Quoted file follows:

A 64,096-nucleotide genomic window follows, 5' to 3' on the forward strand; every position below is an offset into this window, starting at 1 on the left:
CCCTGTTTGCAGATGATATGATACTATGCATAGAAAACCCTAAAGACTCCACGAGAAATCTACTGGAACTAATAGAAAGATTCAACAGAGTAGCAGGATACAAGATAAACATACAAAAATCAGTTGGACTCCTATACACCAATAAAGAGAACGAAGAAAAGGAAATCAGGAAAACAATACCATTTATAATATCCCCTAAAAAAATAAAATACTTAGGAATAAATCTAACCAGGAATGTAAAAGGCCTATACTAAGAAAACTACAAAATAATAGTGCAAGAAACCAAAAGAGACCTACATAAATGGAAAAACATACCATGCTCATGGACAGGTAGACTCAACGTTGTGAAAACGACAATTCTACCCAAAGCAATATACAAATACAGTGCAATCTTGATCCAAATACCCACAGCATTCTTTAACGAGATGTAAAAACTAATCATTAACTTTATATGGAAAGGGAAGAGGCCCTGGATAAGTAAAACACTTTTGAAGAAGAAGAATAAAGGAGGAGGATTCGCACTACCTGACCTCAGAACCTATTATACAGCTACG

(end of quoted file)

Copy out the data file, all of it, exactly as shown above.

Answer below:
A 64,096-nucleotide genomic window follows, 5' to 3' on the forward strand; every position below is an offset into this window, starting at 1 on the left:
CCCTGTTTGCAGATGATATGATACTATGCATAGAAAACCCTAAAGACTCCACGAGAAATCTACTGGAACTAATAGAAAGATTCAACAGAGTAGCAGGATACAAGATAAACATACAAAAATCAGTTGGACTCCTATACACCAATAAAGAGAACGAAGAAAAGGAAATCAGGAAAACAATACCATTTATAATATCCCCTAAAAAAATAAAATACTTAGGAATAAATCTAACCAGGAATGTAAAAGGCCTATACTAAGAAAACTACAAAATAATAGTGCAAGAAACCAAAAGAGACCTACATAAATGGAAAAACATACCATGCTCATGGACAGGTAGACTCAACGTTGTGAAAACGACAATTCTACCCAAAGCAATATACAAATACAGTGCAATCTTGATCCAAATACCCACAGCATTCTTTAACGAGATGTAAAAACTAATCATTAACTTTATATGGAAAGGGAAGAGGCCCTGGATAAGTAAAACACTTTTGAAGAAGAAGAATAAAGGAGGAGGATTCGCACTACCTGACCTCAGAACCTATTATACAGCTACG